This incredible footage shows the long-submerged landscape at Upper Glendevon in the Ochill Hills, which was flooded almost 70 years ago to create a reservoir to supply drinking water to Fife.
As water levels fell away given the recent long dry spell, the glen as it once appeared came back into view.
The ruins of a shepherd’s hut, long underwater, glinted in the sunshine and shoots of green grass started to appear. Bits of discarded crockery were seen stuck in the muddy floor.
Calum Gillies, of the Isle of Rasaay, captured the images of Upper Glendevon, while on a recent holiday.
“It was like nature was returning,” he said.
Mr Gillies, who works in marketing and is a keen photographer and artist, added: “As far as I know, the shepherd’s hut was lived in until the glen was flooded. When it came into view, it was just perfect.
"The sun was coming through the clouds and was hitting the cottage like a spotlight.”
Upper Glendevon reservoir was created in 1955 and is part of a network of five reservoirs carved out of the dramatic landscape.
It holds around 4,844 million litres of water, which is held back by a 45-metre high dam.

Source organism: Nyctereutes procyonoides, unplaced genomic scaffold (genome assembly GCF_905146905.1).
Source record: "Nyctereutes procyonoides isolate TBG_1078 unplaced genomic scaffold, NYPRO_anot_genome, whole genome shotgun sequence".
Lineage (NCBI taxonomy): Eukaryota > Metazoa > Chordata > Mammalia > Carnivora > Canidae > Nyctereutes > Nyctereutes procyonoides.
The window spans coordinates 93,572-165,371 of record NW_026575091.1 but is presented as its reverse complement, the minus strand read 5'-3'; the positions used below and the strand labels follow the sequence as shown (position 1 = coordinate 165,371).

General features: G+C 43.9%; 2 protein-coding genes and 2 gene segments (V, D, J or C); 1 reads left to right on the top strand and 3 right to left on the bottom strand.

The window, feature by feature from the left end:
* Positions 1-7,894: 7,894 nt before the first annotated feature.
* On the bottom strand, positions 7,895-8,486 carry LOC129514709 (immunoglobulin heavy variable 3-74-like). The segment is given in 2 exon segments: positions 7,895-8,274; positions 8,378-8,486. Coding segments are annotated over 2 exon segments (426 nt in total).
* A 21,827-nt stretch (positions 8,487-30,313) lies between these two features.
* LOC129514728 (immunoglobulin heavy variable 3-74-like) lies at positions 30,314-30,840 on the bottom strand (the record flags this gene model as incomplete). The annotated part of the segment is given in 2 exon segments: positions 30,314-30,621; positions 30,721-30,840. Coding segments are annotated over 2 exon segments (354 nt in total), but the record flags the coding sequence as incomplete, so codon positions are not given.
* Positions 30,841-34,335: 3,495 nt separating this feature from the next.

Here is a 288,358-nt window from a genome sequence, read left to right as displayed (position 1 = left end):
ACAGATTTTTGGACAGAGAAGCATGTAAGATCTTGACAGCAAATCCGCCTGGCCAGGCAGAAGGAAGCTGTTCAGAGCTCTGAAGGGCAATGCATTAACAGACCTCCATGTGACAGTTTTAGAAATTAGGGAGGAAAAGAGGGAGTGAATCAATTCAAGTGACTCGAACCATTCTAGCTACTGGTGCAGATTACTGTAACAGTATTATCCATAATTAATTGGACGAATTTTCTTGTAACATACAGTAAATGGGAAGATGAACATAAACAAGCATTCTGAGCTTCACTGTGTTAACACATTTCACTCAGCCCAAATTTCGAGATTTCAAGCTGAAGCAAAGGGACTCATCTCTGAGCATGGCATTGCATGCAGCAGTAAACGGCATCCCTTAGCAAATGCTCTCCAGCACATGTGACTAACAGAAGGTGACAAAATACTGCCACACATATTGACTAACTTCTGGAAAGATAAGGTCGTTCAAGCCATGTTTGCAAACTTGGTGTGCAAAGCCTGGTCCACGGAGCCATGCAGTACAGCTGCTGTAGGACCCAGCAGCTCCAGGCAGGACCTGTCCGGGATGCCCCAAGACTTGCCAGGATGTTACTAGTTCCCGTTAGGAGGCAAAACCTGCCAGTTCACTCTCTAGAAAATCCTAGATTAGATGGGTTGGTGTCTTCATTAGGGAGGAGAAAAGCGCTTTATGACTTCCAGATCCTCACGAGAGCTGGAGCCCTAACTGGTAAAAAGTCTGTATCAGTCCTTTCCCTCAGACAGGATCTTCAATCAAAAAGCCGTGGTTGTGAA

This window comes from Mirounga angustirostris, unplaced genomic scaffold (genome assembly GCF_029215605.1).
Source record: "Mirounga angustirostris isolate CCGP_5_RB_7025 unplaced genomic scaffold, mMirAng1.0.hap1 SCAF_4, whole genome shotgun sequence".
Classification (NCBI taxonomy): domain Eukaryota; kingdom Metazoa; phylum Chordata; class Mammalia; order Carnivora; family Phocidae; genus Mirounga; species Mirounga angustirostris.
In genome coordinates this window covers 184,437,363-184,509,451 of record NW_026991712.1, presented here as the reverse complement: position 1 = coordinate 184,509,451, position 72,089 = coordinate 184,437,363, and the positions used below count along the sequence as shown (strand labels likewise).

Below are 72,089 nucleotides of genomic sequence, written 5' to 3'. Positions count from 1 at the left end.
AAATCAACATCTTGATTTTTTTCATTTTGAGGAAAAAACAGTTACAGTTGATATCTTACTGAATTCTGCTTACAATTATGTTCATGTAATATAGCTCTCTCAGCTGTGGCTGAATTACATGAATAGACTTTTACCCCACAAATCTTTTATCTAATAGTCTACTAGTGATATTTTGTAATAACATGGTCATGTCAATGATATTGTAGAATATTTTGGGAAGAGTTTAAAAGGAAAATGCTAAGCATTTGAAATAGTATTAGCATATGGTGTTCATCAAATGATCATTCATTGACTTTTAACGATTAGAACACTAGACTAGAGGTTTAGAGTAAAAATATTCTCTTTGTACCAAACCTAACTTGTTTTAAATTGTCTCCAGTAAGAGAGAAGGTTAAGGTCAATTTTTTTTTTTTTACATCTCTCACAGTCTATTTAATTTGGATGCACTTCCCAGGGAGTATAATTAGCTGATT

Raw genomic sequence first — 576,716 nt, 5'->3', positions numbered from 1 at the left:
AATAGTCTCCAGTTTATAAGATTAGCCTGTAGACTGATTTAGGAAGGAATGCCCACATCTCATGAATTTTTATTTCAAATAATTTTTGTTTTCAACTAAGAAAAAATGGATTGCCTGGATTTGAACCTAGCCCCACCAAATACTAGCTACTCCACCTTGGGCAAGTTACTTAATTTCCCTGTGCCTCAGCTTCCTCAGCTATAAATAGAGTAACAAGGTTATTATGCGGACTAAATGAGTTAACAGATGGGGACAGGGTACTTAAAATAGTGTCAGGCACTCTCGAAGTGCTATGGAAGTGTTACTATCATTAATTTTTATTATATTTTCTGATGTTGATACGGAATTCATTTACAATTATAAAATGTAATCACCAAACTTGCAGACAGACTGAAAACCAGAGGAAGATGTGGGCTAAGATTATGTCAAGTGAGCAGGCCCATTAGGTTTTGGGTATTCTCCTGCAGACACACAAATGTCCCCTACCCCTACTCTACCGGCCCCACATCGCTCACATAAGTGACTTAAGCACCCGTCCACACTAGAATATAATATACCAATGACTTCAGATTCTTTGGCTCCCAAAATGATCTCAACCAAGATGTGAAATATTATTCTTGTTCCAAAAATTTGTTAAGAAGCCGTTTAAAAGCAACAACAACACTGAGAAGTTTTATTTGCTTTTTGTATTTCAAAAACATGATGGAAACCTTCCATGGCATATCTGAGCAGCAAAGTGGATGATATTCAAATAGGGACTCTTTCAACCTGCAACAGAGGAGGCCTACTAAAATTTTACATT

The receding water levels have helped to put the people back in this sparsely-populated rural landscape deep in the hills.
Shielings, used as shelters during summer grazing, dotted the glen from the 1500s, with settlements appearing to have taken root in the upper glen between about 1680 and 1720.
During the 1800s, farms established themselves in Glen Bee at the western end of the reservoir and at Broich, the site of which now lies under the reservoir, according to research by Perth and Kinross Historical Trust.
Closer examination of the exposed landscape in the past has found two possible prehistoric burial cists and a motte, or mound, which may have been home to a structure or camp.
As the building of the Upper Glendevon got underway, newspaper reports recorded concerns over the quality of imported concrete from Belgium and calls for workers to be allowed to serve for 14 hours a day, six days a week.
An area of around 40 hectares was flooded, but after the reservoir opened in 1955, leaks were reported with it drained to make way for fresh concrete that was pumped into deep boreholes.
Mr Gillies took the footage at the end of last month, but recent rainfall has pushed water levels up at the loch to around 16 per cent.
A spokesman for Scottish Water said: “The Upper Glendevon reservoir is one of five reservoirs that make up the Glendevon supply system and the water level of this particular reservoir does tend to drop to low levels in most summers.
"The combined storage of the overall Glendevon reservoir system has been below average for the time of year in recent months, but has remained within normal operation range with no immediate concerns.
“As we move into autumn, we encourage all customers to continue to use water efficiently and to make small changes that will help reservoir levels to recover after a dry summer.”